Reinventing America's high schools

Wilfredo Laboy

When is a passing score actually a failing score? Answer: When the test measures factors that are irrelevant—or at least insufficient—in assessing a desired outcome.

If we’re truly measuring proficiency in our schools, we must first examine what it takes for our students to be successful in today’s world. Otherwise, we have set a standard for mediocrity, and base our ideals of proficiency and success on an antiquated notion of our society and world economy. 

Our nation’s educational model dates back more than a century-and-a-half. Based on an agricultural calendar, high schools were designed to send graduating students to the fields or to the factories. At the time, this model was effective in preparing young people to enter into a mainly industrial and agricultural workforce. The basic concepts of reading, writing and arithmetic were all that were needed in those days, and the educational model worked.

Fast-forward to 2008. Our world is vastly different in almost every aspect. Science, technology, medicine, international politics, art and music, and media have all undergone advancements, discoveries, paradigm shifts that likely would have boggled the mind 150 years ago. Almost every job and every employer demands that employees can operate in the “information-age” and have the cognitive and problem-solving skills that businesses and organizations succeed.

 A new global economy brings competition of skilled laborers from nations around the globe. With such dramatic shifts in our economy and society, why then has the model upon which we operate, evaluate, and manage our high schools remained almost the same for more than a century?

I believe the basic foundation of our nation’s high schools is outdated and obsolete. Our measures of proficiency are only an indicator of meeting a century-old standard of success. Most of our nation’s schools are devoid of rigor, particularly in the later high school years. Students are expected to learn content that is a mile wide and an inch deep, rather than focus their studies on rigorous pre-college or career-oriented coursework.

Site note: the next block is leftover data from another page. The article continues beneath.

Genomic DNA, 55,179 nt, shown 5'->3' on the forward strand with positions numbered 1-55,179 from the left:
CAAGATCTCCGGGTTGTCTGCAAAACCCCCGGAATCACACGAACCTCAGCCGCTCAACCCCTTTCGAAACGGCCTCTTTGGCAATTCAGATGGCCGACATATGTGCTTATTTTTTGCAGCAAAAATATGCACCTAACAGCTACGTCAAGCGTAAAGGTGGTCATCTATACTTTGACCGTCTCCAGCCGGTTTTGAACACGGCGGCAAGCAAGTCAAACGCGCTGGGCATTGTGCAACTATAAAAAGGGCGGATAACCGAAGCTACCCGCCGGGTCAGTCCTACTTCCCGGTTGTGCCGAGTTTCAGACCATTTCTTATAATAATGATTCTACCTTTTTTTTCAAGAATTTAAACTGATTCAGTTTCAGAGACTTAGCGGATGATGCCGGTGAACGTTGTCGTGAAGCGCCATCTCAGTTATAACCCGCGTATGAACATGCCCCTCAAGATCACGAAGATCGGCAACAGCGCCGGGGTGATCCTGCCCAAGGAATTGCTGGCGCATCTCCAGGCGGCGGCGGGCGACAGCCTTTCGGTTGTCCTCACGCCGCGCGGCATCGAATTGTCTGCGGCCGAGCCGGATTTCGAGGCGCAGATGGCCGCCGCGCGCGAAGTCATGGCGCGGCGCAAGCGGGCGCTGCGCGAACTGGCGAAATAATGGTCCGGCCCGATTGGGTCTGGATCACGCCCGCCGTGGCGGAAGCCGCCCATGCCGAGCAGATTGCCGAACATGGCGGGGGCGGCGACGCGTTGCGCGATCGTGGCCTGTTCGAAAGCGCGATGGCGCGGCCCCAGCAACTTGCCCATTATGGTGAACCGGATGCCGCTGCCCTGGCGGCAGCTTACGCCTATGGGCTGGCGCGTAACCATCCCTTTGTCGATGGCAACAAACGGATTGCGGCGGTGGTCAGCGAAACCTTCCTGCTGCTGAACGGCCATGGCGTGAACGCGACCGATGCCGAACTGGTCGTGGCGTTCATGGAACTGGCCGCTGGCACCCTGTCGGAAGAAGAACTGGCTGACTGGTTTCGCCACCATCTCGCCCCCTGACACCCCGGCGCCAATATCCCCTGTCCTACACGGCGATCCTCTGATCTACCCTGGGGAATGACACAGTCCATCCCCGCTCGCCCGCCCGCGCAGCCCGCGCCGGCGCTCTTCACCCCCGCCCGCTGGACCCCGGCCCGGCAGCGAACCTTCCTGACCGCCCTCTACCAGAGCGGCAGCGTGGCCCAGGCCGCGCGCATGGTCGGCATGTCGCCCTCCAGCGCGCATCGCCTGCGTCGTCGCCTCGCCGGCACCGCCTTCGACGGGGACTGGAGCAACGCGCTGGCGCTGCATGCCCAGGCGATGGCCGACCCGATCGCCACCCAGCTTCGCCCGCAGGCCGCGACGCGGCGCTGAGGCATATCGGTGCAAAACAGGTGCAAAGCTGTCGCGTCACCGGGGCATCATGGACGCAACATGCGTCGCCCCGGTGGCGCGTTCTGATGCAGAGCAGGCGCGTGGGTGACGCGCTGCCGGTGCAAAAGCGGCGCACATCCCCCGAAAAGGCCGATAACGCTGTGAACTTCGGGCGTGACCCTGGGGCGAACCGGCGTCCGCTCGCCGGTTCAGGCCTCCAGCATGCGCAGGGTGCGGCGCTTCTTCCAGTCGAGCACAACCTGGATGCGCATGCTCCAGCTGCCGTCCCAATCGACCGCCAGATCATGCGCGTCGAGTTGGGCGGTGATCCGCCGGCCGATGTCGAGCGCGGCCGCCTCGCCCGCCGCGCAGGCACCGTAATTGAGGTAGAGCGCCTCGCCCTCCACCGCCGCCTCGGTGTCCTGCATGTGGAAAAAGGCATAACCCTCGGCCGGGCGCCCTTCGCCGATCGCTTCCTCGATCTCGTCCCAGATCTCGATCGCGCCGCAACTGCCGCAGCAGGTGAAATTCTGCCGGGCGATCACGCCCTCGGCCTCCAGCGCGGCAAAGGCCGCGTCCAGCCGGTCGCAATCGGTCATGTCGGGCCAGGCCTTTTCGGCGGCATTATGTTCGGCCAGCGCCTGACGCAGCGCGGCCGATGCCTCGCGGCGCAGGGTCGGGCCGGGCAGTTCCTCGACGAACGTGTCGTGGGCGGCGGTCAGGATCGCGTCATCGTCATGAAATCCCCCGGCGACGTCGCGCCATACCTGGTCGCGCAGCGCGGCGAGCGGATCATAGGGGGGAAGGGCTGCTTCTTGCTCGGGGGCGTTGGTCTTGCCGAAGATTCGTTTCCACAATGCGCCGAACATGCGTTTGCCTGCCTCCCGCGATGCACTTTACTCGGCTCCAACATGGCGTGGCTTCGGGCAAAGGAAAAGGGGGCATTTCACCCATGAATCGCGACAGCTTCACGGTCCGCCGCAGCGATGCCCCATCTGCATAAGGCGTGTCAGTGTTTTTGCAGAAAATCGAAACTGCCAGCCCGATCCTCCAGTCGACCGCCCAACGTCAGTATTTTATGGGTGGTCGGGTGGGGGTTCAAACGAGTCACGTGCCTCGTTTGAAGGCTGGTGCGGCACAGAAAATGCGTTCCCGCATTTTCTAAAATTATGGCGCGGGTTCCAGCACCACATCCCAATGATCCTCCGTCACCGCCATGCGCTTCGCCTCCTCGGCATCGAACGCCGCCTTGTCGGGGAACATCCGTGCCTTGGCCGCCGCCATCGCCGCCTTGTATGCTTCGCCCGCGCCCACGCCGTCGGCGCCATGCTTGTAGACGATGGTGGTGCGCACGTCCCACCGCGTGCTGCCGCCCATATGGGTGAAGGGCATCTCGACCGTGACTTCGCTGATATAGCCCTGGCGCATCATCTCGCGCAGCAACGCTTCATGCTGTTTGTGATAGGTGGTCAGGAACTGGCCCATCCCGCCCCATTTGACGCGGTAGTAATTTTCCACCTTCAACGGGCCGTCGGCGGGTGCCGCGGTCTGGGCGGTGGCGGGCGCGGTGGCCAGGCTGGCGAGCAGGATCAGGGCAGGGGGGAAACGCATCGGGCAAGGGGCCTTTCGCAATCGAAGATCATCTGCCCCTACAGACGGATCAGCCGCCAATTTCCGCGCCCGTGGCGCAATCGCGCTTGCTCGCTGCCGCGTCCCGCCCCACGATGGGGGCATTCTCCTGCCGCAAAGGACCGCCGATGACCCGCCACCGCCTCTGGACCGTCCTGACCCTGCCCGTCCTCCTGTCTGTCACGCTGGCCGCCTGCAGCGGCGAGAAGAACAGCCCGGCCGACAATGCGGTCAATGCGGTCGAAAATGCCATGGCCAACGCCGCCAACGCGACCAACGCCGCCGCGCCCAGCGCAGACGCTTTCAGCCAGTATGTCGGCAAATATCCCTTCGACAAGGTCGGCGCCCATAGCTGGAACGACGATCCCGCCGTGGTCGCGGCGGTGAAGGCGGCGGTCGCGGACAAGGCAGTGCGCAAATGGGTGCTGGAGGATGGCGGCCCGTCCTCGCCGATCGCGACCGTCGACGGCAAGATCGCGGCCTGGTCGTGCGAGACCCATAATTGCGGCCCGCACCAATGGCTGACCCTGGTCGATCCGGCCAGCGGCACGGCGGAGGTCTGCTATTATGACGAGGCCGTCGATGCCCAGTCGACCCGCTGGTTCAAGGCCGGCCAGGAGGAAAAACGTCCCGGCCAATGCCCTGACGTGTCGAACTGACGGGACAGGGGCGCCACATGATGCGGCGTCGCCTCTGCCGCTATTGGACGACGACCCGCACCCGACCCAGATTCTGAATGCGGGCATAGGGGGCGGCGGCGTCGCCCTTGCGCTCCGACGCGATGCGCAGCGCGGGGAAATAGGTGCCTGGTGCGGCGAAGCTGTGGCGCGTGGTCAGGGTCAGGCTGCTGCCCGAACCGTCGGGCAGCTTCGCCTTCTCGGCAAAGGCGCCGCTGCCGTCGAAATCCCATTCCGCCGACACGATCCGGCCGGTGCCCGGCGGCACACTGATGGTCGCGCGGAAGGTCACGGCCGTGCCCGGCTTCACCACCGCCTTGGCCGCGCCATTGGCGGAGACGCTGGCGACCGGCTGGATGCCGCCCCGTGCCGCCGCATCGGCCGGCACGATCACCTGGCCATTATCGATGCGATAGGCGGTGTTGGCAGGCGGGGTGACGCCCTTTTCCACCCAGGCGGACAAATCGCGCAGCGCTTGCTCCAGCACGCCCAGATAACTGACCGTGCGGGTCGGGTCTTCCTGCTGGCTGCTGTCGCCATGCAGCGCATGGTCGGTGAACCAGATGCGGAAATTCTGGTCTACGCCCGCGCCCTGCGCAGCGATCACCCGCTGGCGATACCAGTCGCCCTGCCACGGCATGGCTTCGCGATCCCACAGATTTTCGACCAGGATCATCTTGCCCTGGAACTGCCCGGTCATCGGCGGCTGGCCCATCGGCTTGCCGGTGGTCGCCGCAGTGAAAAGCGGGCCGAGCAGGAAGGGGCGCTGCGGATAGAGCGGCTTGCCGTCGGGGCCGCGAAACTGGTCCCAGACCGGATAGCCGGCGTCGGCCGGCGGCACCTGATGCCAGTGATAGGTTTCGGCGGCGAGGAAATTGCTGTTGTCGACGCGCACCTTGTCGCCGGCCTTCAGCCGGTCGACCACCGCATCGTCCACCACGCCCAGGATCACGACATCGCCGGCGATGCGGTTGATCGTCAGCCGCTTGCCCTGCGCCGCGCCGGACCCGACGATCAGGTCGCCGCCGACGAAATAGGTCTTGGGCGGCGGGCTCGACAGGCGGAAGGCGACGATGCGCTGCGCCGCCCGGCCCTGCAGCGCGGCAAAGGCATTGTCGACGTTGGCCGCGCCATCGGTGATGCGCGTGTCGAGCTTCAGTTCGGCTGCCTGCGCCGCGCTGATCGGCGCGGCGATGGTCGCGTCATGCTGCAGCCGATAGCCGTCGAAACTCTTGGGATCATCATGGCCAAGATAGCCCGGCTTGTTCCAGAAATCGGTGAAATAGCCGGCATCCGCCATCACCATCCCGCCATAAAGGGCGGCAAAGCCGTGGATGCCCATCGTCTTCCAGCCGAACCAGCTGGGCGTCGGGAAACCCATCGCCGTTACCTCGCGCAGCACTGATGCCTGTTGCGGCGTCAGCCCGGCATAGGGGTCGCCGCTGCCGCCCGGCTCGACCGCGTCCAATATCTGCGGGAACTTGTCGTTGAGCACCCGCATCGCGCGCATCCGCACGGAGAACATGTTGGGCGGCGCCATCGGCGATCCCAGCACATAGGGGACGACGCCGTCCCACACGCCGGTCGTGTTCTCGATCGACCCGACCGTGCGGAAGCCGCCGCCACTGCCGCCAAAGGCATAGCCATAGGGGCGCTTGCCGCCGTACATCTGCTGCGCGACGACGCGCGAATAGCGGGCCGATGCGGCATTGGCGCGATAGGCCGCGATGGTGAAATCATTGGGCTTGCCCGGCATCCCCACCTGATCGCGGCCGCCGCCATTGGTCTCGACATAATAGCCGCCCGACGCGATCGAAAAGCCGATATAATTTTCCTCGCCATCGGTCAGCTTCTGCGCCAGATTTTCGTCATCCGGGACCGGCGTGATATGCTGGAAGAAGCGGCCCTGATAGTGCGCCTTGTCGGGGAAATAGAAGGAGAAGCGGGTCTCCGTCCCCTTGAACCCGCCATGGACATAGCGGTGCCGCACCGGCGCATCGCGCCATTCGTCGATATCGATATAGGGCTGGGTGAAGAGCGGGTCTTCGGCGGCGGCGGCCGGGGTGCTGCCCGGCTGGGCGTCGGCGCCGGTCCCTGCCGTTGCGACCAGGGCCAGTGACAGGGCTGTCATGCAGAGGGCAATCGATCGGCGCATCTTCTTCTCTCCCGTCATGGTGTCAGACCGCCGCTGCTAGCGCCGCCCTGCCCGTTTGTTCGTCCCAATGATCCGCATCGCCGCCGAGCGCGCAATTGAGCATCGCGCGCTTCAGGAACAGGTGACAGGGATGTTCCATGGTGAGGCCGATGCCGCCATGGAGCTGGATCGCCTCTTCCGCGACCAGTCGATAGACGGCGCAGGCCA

By adhering to those old ideas and standards, the result is that students lack the subset of skills that are necessary to compete for admission into the college of their choice and are unable to compete in a global economy.

According to a study by the Massachu-setts Division of Unemployment Assis-tance, it’s estimated that between the years 2000 and 2010, our state’s economy will have produced more than 300,000 new jobs, with half of those jobs requir-ing at least a bachelor’s degree. However, according to a study sponsored by the Bill and Melinda Gates Foundation, bare-ly a third of our nation’s high school graduates had completed the coursework necessary for admission into a college or university.

That same study found that in Massachusetts, those numbers fell to 29 percent for African-American students and 14 percent for Hispanic students. Furthermore, the study also found that one out of every four students in Massachusetts drops out of school. Among African-Americans and Hispanics, the drop-out rate climbed to 41 and 54 percent, respectively.

As tragic as these numbers are, it’s no surprise that high school students are disengaged, disenchanted and disinterested in school. Our instructional strategies are designed in a manner that is irrelevant to students’ lives. Simple reading, writing, and arithmetic may still be core skills, but if presented in the abstract and devoid of real-world relevance, they leave students disconnected with the concepts.

Federal and State officials have been calling for education reform for years. But, as much as university scholars and so-called education industry experts talk about making lesson content relevant, the very structure and delivery of this content is completely counterintuitive to how students and adults process and learn information.

When you consider the old educational model, it’s easy to understand why so many students are ill-prepared for college. Our schools are not designed to help students develop the analytical, reasoning, and problem solving skills necessary to succeed in a career-oriented, university environment.

Our schools need to be places that stimulate and challenge students. The instructional day must be restructured, teaching must stress students’ mastery of the content, schools must be smaller, and learning must be project based. We need to bring skills, concepts and data into a setting that is relevant and actionable for these young people. We need to fan the flames of their interests and passions, and help them use their time in high school as a catalyst and an accelerator for their future career success.